Monday, 4 April 2011
A novel should be far better off being adapted to the small screen rather than the big. Often novels are too long and complex to be converted into feature films. A mere 90-120 minutes is simply not long enough to capture the plot twists, the range of characters and the subtleties of a novel. And that is the case as much for Anna Karenina as it is, I believe, for Harry Potter. Fun though the Warner Bros films are, Rowling's books are far more satisfying (their numerous flaws included).
The BBC are having one of their periodic splurges on literary fiction. We've just had the floaty, moody and rather brutal Women in Love, and now we are about to get Michel Faber's Crimson Petal and the White.
These are different beasts of course. The former has been part of the 'canon' for decades. A classic novel. The latter is more recent: a modern novel set in Victorian times which deals with the sexual hypocrisy of the age.
Petal, I must admit, has been on the 'must get round to' pile for too many years now. I really must get round to it, and this adaptation will probably drive me to it. This is TV as bossy bully: This is a Great Novel, TV is telling us, You Must Read! And yes I will, if for no other reason than to enjoy the experience before I watch the BBC version - there's always the risk it will be so bad that it might ruin the book forever.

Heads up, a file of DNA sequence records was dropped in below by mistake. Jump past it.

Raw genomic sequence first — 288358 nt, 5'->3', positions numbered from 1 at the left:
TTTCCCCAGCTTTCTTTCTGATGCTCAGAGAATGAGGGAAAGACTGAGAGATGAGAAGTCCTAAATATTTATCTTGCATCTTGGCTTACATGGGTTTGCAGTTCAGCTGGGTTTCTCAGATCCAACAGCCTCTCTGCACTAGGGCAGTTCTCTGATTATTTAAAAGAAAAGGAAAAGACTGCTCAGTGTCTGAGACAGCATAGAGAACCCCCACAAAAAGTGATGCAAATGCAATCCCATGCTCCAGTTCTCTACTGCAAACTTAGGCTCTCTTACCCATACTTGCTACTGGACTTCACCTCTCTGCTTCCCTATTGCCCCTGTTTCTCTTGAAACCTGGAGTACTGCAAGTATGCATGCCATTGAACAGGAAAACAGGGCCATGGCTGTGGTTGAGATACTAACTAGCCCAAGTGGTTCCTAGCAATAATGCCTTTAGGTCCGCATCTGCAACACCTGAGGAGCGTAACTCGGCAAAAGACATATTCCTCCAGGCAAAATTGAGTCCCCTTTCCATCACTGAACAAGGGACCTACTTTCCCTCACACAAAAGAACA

Women In Love I read two decades ago when I was a student. I'm not sure what to make of DH Lawrence now. I never loved his prose: his style was a turn off. So many of the things he would have fought for - sexual equality, an openness about sex - have become mainstream. Social classes are more fluid than they were in the Edwardian era too: we've had the rise of the working class intellectual. Of course if Jamie's Dream School is anything to go by, we might be having the fall of it too. But is Women In Love an important book for now, or an exercise in going over what we learned at school? Television does reading nostalgia if you like?
Relevance is what really counts with any adaptation of this sort. Why pluck Lawrence off the shelf when there are other writers around now addressing current issues better? Is Women In Love a relevant drama or is it just an exercise in branding: DH Lawrence = Intelligent Drama With A Lot Of Sex. And there's nothing the chattering classes like more than a lot of intellectual sex.
Which brings us back to Petal and its world of brothels and mistresses. Think I'd better set the V+ and get reading...